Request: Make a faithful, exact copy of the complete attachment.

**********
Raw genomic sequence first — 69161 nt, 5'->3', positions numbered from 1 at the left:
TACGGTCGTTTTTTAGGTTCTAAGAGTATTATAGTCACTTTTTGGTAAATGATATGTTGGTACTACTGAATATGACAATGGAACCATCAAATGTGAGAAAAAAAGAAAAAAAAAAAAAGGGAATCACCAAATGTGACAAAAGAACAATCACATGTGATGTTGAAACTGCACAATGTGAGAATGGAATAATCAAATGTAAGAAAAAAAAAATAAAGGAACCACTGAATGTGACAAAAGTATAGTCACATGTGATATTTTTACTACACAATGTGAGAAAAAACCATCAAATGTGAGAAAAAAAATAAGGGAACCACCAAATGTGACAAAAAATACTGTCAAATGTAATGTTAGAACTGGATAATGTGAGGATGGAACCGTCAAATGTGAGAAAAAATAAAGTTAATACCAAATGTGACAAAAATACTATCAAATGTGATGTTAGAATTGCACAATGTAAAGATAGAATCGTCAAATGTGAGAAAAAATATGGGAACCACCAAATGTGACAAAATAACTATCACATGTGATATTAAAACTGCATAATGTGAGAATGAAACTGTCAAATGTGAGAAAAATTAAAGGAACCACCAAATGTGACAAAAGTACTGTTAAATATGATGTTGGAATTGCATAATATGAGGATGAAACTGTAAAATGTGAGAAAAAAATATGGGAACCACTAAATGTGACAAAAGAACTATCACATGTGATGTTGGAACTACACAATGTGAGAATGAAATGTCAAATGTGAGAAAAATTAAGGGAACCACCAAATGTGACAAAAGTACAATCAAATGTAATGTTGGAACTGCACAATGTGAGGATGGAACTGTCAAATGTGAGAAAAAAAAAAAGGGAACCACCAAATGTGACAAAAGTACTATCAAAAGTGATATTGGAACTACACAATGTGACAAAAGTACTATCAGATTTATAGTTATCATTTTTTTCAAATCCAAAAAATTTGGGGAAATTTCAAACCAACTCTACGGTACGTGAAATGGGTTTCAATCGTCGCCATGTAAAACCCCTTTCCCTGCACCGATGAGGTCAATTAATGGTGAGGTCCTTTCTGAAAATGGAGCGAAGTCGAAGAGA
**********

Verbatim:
Raw genomic sequence first — 69161 nt, 5'->3', positions numbered from 1 at the left:
TACGGTCGTTTTTTAGGTTCTAAGAGTATTATAGTCACTTTTTGGTAAATGATATGTTGGTACTACTGAATATGACAATGGAACCATCAAATGTGAGAAAAAAAGAAAAAAAAAAAAAGGGAATCACCAAATGTGACAAAAGAACAATCACATGTGATGTTGAAACTGCACAATGTGAGAATGGAATAATCAAATGTAAGAAAAAAAAAATAAAGGAACCACTGAATGTGACAAAAGTATAGTCACATGTGATATTTTTACTACACAATGTGAGAAAAAACCATCAAATGTGAGAAAAAAAATAAGGGAACCACCAAATGTGACAAAAAATACTGTCAAATGTAATGTTAGAACTGGATAATGTGAGGATGGAACCGTCAAATGTGAGAAAAAATAAAGTTAATACCAAATGTGACAAAAATACTATCAAATGTGATGTTAGAATTGCACAATGTAAAGATAGAATCGTCAAATGTGAGAAAAAATATGGGAACCACCAAATGTGACAAAATAACTATCACATGTGATATTAAAACTGCATAATGTGAGAATGAAACTGTCAAATGTGAGAAAAATTAAAGGAACCACCAAATGTGACAAAAGTACTGTTAAATATGATGTTGGAATTGCATAATATGAGGATGAAACTGTAAAATGTGAGAAAAAAATATGGGAACCACTAAATGTGACAAAAGAACTATCACATGTGATGTTGGAACTACACAATGTGAGAATGAAATGTCAAATGTGAGAAAAATTAAGGGAACCACCAAATGTGACAAAAGTACAATCAAATGTAATGTTGGAACTGCACAATGTGAGGATGGAACTGTCAAATGTGAGAAAAAAAAAAAGGGAACCACCAAATGTGACAAAAGTACTATCAAAAGTGATATTGGAACTACACAATGTGACAAAAGTACTATCAGATTTATAGTTATCATTTTTTTCAAATCCAAAAAATTTGGGGAAATTTCAAACCAACTCTACGGTACGTGAAATGGGTTTCAATCGTCGCCATGTAAAACCCCTTTCCCTGCACCGATGAGGTCAATTAATGGTGAGGTCCTTTCTGAAAATGGAGCGAAGTCGAAGAGA